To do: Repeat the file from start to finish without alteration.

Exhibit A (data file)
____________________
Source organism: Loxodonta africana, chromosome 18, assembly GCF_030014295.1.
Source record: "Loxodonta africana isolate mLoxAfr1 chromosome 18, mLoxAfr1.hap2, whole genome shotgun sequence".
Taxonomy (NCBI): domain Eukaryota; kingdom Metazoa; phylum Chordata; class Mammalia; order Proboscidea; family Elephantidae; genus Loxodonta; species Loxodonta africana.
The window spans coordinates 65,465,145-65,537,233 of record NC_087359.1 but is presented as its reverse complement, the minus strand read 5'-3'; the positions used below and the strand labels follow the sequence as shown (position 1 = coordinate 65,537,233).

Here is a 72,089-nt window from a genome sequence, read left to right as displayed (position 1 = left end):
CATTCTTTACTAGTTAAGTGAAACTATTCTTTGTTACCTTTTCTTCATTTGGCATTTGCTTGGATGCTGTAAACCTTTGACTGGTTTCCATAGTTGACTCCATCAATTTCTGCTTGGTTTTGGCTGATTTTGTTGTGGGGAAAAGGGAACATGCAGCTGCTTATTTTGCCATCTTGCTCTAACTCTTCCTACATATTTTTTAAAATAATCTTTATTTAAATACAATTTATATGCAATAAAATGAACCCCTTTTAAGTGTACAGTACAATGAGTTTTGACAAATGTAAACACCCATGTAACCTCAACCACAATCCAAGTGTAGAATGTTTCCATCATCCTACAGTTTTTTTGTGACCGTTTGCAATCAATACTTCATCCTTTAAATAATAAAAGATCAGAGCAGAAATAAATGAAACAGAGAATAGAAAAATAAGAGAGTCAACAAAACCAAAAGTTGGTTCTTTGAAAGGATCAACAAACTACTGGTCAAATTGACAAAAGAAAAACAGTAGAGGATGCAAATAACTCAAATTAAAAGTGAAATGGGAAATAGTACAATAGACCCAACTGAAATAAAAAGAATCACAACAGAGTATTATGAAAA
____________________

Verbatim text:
Source organism: Loxodonta africana, chromosome 18, assembly GCF_030014295.1.
Source record: "Loxodonta africana isolate mLoxAfr1 chromosome 18, mLoxAfr1.hap2, whole genome shotgun sequence".
Taxonomy (NCBI): domain Eukaryota; kingdom Metazoa; phylum Chordata; class Mammalia; order Proboscidea; family Elephantidae; genus Loxodonta; species Loxodonta africana.
The window spans coordinates 65,465,145-65,537,233 of record NC_087359.1 but is presented as its reverse complement, the minus strand read 5'-3'; the positions used below and the strand labels follow the sequence as shown (position 1 = coordinate 65,537,233).

Here is a 72,089-nt window from a genome sequence, read left to right as displayed (position 1 = left end):
CATTCTTTACTAGTTAAGTGAAACTATTCTTTGTTACCTTTTCTTCATTTGGCATTTGCTTGGATGCTGTAAACCTTTGACTGGTTTCCATAGTTGACTCCATCAATTTCTGCTTGGTTTTGGCTGATTTTGTTGTGGGGAAAAGGGAACATGCAGCTGCTTATTTTGCCATCTTGCTCTAACTCTTCCTACATATTTTTTAAAATAATCTTTATTTAAATACAATTTATATGCAATAAAATGAACCCCTTTTAAGTGTACAGTACAATGAGTTTTGACAAATGTAAACACCCATGTAACCTCAACCACAATCCAAGTGTAGAATGTTTCCATCATCCTACAGTTTTTTTGTGACCGTTTGCAATCAATACTTCATCCTTTAAATAATAAAAGATCAGAGCAGAAATAAATGAAACAGAGAATAGAAAAATAAGAGAGTCAACAAAACCAAAAGTTGGTTCTTTGAAAGGATCAACAAACTACTGGTCAAATTGACAAAAGAAAAACAGTAGAGGATGCAAATAACTCAAATTAAAAGTGAAATGGGAAATAGTACAATAGACCCAACTGAAATAAAAAGAATCACAACAGAGTATTATGAAAA